Academic journal article Family Relations

Adolescent Identity Development in Foster Care

Academic journal article Family Relations

Adolescent Identity Development in Foster Care

Article excerpt

Adolescent Identity Development in Foster Care* Susan M. Kools**

This study examined the impact of long-term foster care on adolescents. Dimensional analysis was used to investigate adolescent perceptions of impact. Foster care was found to have a negative impact on identity development. The institutional structure of group foster care, diminished status, and stereotypical view of the foster child, contribute to devaluation of the adolescent's self by others. Suggestions for clinical practice and program development are made to reduce devaluating experiences and promote normative adolescent development.

Children and adolescents are growing up in a variety of family constellations today. For a growing number, longterm foster care provides a substitution for the context of their biological families. While originally conceived as a temporary respite for troubled families until reunification could be achieved, it has become increasingly used as a permanent living arrangement for many children.

Foster care is defined as residence in a supervised setting outside the biological family as mandated by the social services or juvenile justice system. Foster care placements for children and adolescents include foster family care, group homes, and various forms of residential treatment. Foster care placement is most often precipitated by stressful family circumstances that endanger a child and/or deem the biological parent(s) unable or unavailable to adequately care for the child. These include child abuse and neglect, parental substance abuse, and family homelessness (Barker & Aptekar, 1990; Children's Defense Fund, 1995; U.S. Congress, 1990a; U.S. Congress, 1990b; White & Benedict, 1985).

Nearly 500,000 children are currently in foster care in the United States. If the increases continue, this number could approach 840,000 by the end of the decade (American Public Welfare Association, 1995; U.S. Congress, 1990a). Further, although length of stay in placement can vary widely from days to years, it is becoming typical for a child to spend from several years to the duration of childhood in foster care. Current estimates are that 40% of children remain in foster care for more than 2 years, with an average stay of 5 years (Pothier & Kools, 1992; U.S. Congress, 1990a). Finally, a trajectory characterized by multiple placement transitions is now commonplace for the foster care population. Up to 55% of children in foster care experience 3 or more placements (Byles, 1980; Fanshel & Shinn, 1978; Runyan & Gould, 1985a.1985b).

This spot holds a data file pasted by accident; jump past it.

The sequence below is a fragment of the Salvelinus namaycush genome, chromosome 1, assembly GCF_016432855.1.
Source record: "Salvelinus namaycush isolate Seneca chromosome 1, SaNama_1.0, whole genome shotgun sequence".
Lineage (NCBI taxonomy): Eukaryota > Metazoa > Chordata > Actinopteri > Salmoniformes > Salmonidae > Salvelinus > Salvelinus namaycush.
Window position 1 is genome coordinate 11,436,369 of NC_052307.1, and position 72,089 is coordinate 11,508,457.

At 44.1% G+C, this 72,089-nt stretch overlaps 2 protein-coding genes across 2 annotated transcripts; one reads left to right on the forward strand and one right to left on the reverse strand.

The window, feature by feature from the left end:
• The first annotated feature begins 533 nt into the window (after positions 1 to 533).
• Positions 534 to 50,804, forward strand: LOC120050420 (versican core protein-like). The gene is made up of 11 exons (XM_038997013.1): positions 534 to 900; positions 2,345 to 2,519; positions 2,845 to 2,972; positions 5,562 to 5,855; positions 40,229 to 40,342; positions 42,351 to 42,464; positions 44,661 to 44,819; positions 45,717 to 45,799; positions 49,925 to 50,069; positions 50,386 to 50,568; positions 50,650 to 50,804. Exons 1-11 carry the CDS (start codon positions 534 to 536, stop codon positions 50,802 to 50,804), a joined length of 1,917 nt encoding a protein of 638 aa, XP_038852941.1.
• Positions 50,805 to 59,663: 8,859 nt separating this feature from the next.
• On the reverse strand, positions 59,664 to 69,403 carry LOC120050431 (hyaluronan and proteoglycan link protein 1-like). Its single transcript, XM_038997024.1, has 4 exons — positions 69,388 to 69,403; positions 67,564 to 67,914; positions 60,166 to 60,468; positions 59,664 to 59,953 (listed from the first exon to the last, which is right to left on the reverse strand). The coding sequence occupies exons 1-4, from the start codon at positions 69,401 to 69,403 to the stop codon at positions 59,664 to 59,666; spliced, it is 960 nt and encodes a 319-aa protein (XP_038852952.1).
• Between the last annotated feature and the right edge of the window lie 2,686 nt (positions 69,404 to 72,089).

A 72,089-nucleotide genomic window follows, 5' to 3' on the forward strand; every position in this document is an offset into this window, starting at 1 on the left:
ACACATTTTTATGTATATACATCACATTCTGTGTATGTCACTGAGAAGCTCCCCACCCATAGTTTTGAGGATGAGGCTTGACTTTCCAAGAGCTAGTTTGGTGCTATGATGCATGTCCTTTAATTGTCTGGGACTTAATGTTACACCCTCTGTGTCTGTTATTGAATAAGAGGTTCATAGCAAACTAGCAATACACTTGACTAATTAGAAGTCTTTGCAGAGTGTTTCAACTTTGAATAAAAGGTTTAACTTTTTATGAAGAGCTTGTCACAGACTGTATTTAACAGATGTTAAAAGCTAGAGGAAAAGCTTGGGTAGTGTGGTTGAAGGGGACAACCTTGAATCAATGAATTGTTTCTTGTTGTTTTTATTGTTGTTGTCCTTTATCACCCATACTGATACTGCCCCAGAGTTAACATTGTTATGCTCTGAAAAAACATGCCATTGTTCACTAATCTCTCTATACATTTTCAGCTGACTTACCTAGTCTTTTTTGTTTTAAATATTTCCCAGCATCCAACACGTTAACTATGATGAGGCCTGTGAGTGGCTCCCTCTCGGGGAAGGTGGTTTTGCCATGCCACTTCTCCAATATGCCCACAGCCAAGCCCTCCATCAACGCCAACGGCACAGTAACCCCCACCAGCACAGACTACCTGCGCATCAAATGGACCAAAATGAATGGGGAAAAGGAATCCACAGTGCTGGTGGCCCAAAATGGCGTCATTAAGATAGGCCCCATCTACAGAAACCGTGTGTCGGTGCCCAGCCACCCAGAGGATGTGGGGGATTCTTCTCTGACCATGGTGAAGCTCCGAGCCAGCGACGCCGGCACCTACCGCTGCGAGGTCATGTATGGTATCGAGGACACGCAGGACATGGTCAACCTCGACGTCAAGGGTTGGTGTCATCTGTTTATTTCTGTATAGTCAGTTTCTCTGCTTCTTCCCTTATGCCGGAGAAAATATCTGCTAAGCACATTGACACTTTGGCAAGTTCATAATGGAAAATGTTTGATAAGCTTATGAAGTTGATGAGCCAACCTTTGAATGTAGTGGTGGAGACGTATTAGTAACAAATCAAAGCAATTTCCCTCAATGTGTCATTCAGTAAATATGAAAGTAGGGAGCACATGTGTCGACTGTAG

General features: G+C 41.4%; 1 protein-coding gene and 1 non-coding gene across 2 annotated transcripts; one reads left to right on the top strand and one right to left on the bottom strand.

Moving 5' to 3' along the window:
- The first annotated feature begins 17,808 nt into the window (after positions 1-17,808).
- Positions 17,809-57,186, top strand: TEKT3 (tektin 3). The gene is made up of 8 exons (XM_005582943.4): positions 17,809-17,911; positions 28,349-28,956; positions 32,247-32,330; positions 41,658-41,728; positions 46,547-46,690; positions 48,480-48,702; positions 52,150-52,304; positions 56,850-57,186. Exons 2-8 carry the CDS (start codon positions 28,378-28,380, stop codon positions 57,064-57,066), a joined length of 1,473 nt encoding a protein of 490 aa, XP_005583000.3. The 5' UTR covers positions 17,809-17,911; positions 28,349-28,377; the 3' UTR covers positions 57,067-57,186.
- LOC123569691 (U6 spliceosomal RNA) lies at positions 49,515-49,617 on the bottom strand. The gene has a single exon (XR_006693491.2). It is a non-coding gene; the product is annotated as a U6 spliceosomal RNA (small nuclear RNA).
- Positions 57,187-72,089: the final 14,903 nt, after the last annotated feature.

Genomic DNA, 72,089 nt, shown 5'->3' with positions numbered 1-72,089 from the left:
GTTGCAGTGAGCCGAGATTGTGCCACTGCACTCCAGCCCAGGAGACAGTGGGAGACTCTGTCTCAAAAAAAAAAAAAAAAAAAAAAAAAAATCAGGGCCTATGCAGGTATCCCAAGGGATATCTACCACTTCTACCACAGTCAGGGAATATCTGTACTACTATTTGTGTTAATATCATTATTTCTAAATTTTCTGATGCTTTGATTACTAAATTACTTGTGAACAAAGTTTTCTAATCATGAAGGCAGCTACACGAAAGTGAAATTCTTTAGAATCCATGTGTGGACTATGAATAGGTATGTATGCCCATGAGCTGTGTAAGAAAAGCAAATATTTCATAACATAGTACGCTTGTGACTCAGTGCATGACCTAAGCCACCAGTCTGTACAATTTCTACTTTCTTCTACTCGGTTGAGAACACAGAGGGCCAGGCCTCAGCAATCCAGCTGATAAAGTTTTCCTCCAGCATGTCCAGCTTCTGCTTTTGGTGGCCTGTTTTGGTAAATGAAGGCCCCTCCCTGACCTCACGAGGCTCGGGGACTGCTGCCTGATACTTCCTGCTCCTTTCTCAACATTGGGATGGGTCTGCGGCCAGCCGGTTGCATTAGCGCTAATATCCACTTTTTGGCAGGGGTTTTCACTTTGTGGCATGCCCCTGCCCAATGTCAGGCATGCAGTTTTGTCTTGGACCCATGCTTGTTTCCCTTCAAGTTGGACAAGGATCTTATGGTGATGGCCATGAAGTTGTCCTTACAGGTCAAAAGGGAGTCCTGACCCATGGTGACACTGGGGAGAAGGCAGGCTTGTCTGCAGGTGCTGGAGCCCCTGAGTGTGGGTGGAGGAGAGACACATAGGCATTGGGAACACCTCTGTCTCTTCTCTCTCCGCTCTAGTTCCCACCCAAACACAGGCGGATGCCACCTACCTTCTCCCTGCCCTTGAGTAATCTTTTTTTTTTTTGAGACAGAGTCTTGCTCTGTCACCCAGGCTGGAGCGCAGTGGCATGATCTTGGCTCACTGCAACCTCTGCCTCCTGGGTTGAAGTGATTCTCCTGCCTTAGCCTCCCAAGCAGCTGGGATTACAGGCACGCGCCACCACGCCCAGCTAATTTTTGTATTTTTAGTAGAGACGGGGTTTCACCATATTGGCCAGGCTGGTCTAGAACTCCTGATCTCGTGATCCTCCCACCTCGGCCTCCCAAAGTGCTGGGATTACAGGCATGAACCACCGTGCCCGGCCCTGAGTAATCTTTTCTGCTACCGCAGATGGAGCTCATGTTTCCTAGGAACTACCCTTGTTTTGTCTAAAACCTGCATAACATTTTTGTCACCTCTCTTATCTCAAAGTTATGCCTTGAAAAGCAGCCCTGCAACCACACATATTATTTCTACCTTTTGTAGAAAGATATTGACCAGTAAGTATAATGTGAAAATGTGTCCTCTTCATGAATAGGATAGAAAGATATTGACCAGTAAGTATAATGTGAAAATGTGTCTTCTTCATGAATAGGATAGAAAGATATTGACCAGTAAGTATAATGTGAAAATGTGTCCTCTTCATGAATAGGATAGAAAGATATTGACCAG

Most theoretical and empirical literature on normative child and adolescent development places the developing child within the context of the family system. In their study of African American adolescents in foster care, Gavazzi, Alfred, and McKenry (1996) noted that there has been little emphasis on the developmental impact of living in an alternate environment like foster care. As the foster care system has rapidly grown, it has come under scrutiny and it has been suggested that growing up in foster care has multiple negative consequences for the child (Halfon, Berkowitz, & Klee, 1992; U.S. Congress, 1990a). While the impact of foster care on overall functioning, development, and wellbeing has yet to be adequately determined, investigators have begun to gather evidence that severe functional impairment is suffered by children in foster care as a group, including poor academic achievement, behavioral and emotional problems, and health-related problems (Frank, 1980; Gil & Bogart, 1982; Halfon, Mendoca, & Berkowitz, 1995; Hochstadt, Jaudes, Zimo, & Schachter, 1987; Klee & Halfon, 1987; Pardeck, 1983; Runyan & Gould, 1985a, 1985b; Simms, 1991; Simms & Halfon, 1994; U.S. Government Accounting Office, 1995). Most of these studies were based on retrospective case record review.

Very few researchers have interviewed children in foster care to explore their thoughts and feelings about their status as foster children or their placement experiences. …

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